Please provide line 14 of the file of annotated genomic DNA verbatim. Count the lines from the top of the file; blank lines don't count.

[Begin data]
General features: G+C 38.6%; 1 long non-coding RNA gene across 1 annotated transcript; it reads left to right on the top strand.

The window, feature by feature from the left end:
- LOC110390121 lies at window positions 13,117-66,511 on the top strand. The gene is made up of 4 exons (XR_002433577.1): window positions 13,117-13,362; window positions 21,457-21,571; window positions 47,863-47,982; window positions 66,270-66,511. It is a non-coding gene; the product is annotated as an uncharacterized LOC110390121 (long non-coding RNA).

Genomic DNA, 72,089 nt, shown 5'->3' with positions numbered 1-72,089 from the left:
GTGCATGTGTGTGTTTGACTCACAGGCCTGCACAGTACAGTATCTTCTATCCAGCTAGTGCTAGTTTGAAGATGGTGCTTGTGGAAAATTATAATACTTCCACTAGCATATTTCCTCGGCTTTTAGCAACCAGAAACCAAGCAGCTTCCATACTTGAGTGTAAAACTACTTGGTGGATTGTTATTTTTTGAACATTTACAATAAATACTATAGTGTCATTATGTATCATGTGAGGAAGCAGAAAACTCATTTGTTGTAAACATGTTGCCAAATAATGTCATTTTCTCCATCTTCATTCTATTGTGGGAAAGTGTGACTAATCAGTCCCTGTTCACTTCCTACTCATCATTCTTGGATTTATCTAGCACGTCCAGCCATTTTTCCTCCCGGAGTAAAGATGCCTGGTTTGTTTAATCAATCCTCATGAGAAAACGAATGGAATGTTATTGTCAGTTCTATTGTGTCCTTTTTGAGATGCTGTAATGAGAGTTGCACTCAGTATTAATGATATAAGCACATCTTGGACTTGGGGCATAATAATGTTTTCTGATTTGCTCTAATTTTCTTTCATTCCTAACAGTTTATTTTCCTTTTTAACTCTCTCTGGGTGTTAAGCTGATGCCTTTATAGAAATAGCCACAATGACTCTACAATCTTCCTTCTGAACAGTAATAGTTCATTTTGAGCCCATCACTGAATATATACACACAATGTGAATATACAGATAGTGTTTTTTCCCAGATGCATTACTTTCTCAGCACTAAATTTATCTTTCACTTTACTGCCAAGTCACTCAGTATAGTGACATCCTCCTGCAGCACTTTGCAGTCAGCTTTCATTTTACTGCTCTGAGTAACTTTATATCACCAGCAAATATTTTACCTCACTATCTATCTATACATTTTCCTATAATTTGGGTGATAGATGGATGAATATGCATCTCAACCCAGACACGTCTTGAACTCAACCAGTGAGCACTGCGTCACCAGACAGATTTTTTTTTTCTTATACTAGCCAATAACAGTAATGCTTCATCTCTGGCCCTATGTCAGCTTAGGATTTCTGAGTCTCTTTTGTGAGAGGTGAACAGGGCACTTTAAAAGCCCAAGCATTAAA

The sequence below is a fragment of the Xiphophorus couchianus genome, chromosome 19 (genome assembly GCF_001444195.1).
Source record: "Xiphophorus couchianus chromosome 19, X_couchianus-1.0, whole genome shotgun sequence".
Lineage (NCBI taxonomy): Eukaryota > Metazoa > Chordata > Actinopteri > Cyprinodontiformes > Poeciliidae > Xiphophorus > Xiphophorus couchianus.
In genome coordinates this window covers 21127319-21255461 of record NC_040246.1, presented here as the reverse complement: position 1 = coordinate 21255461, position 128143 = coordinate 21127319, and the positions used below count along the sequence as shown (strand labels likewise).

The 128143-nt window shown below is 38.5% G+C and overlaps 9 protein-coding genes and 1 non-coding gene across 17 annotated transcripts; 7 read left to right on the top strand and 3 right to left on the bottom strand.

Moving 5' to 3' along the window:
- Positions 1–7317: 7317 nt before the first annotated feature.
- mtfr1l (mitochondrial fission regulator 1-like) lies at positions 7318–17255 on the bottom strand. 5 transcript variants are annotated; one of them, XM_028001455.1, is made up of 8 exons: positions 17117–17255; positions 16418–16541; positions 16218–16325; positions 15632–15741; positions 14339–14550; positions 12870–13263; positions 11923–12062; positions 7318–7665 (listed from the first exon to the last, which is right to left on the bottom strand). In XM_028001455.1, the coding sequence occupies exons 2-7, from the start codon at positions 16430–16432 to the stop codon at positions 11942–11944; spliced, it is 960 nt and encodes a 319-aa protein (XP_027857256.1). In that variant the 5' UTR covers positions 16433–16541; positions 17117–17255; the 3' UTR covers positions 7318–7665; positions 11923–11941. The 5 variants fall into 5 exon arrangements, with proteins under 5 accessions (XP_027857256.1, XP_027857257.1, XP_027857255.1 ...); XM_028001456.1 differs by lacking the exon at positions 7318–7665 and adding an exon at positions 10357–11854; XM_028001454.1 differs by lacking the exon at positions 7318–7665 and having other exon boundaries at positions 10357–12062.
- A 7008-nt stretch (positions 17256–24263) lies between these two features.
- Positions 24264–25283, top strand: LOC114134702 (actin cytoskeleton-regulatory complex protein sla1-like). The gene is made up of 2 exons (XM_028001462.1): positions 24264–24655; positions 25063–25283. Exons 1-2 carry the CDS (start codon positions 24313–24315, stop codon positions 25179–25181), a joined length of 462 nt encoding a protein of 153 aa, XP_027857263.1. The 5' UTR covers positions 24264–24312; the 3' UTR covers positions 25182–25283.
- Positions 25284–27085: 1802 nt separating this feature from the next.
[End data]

- A 7008-nt stretch (positions 17256–24263) lies between these two features.